Source: Adapted from Reader’s Digest, January 2008
It’s 7:30 a.m. on a Thursday, and Claire O’Connor is helping her seven-year-old daughter, Blaise, get ready for school—with one eye on her BlackBerry. While the self-employed public relations consultant was asleep last night, she received more than 25 emails, and she’s anxious to check them.
“My business depends on clients being able to reach me when they need to,” she says. These days, “when they need to” is anytime at all.
Before her head hits the pillow tonight, O’Connor will field some 400 emails, 100 phone calls and 20 text messages. She takes little comfort in knowing that few of the messages demand urgent attention. That’s because she’ll have to sift through them all before determining which are important. Somehow she’ll try to find chunks of time to get some actual work done.
“I never really feel like I’m finished for the day,” O’Connor says. There’s always one more task, one more call, one more email. And no matter where she goes, her BlackBerry and cell phone are close by.
Like most responsible people, O’Connor grew up believing she had to finish her homework before she could go out to play. Now, for her and many of the rest of us, the homework never seems to end.
Surveys show that the average office worker sends and receives 108 emails a day—an onslaught of electronic clutter that can take hours to slog through. Even when we manage to clear out the in-box and escape our desks, most of us are still reachable by cell phone or some other handheld device. Sure, these gadgets add convenience and fun to our lives, but there’s a price to be paid.
“Technology is allowing us to do things we’ve never been able to do, and it’s positively incredible,” says Edward M. Hallowell, MD, author of CrazyBusy. “The downsides are that it’s addictive and you can become tied to it in ways that are exhausting.”
There’s little evidence that the rapid pace of technological innovation has made life markedly more enjoyable. In fact, it may be doing the opposite. Consider a 2007 survey by the American Psychological Association (APA), which found that 48 percent of Americans feel their lives have become more stressful in the past five years. Then consider that all our electronic communication hasn’t slowed the raging flood of snail mail, memos, books, magazines and other print matter that most people read to keep up on the job. No wonder that more than a third of those surveyed by the APA said a major factor feeding their stress was work encroaching on personal time.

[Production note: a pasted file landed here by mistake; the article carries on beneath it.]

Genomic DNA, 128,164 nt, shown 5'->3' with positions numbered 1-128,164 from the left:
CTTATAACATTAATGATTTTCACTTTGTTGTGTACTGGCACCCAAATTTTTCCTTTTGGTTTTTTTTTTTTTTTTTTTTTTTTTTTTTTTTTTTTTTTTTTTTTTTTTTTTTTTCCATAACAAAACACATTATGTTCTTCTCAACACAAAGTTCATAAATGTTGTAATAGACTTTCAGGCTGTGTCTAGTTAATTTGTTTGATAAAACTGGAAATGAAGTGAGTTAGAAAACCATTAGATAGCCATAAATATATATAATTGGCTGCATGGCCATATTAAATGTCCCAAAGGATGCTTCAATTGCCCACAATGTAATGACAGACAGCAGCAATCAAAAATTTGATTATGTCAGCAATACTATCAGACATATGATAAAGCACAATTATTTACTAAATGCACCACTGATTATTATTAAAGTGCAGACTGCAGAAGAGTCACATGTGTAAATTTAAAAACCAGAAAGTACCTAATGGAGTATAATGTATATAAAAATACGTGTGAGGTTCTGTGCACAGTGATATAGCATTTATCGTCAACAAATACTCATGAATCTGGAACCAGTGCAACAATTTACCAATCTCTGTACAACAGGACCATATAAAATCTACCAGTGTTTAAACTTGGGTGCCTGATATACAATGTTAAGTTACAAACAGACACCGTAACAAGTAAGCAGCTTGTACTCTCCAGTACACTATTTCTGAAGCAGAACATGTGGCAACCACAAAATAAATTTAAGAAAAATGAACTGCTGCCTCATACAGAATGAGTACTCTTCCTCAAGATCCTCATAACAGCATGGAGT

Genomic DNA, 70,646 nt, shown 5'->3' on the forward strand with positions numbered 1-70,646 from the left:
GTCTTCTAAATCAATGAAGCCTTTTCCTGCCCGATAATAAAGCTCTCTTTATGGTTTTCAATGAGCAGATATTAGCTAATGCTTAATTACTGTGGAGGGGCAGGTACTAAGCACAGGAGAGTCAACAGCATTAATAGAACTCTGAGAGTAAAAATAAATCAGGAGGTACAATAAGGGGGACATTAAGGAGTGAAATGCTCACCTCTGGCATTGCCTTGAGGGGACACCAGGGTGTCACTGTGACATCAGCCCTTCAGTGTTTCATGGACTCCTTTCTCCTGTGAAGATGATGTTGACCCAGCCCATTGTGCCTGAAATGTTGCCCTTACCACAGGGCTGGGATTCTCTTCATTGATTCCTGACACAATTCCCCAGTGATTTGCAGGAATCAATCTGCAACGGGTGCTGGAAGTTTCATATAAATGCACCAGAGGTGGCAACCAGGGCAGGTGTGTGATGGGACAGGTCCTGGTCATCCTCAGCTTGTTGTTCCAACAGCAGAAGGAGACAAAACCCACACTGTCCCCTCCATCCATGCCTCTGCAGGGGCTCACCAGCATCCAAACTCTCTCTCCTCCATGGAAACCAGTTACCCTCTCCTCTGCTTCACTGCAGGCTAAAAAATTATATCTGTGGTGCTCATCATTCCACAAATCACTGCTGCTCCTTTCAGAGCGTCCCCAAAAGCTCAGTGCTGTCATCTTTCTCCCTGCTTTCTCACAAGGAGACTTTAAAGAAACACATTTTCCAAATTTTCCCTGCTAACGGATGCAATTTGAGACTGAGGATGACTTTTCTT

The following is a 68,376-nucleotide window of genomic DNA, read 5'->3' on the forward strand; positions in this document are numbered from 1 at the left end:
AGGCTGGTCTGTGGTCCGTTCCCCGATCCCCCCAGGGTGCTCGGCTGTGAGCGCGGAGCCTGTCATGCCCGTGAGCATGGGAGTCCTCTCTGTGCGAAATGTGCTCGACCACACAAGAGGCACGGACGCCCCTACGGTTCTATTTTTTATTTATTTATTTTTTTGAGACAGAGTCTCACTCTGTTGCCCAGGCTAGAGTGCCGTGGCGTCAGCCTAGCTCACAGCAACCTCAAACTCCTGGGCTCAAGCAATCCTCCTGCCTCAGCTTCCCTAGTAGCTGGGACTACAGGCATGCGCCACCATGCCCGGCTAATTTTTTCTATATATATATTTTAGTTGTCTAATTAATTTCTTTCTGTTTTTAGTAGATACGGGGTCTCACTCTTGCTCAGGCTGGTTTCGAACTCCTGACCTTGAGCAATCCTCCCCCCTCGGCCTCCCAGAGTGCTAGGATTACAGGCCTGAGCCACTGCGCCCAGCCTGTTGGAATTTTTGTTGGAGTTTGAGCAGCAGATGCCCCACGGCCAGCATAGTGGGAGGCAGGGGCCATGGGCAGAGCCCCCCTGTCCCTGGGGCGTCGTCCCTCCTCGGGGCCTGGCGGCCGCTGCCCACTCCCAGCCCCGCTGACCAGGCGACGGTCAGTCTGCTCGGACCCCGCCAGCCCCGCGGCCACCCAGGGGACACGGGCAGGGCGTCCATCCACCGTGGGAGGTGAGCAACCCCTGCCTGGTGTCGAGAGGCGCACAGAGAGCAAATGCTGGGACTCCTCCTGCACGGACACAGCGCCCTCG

“There’s a strong tendency for humans to do everything they are able to do,” says architect Richard Saul Wurman, author of Information Anxiety 2. Combine that compulsion with constant connectivity and the workday need never end.
For many people, wireless devices like cell phones and BlackBerrys are the main culprits. They just make it too easy to contact anyone, anytime. And with information always available online, you can keep clicking forever. Complicating matters, says Wurman, is the explosion of what he calls noninformation—the Internet’s jumbled mass of raw data, which fuels anxiety because you can’t digest it all, yet feel compelled to keep trying. Inevitably, this overload takes a toll on your work.
“Human beings can handle two simple, low-level cognitive tasks at once, like filing and listening to the radio,” says Dr. Hallowell. But a higher-level cognitive task (reading a report) takes dedicated brainpower to perform optimally. Adding even a simplistic activity (scanning the TV) diminishes the comprehension and recall of both. Research shows that multitasking is just a series of constant microinterruptions and stop-starts, all of which tend to reduce mental and motor performance.
We humans are natural-born suckers for anything that lets us escape the tedium of work. And the wireless age has opened the floodgates of momentary distractions. The barrage of email, phone calls, text messages and new information from websites provides a steady flow of interruptions we can tap—or that can tap us—at any given second.
We’ve developed what Dr. Hallowell and his colleagues term pseudo-attention deficit disorder. Our brains are trained to constantly flit around the universe of messages and information, seeking brief hits of excitement. Grazing ceaselessly, we never dig too deeply before moving on to the next distraction.
So how do you reduce this toll? “You have to reconstruct the boundaries that technology has taken down,” says Dr. Hallowell.
O’Connor remembers when the boundaries were clear: “Years ago, I was forced to stop working at a point. It simply got too late to make more phone calls.” Now, for a break, she hides behind a mountain, literally, at her Pennsylvania country house.
“There’s no cellular signal out there,” she says. “If they ever put up a tower, I’ll probably sell the house.”
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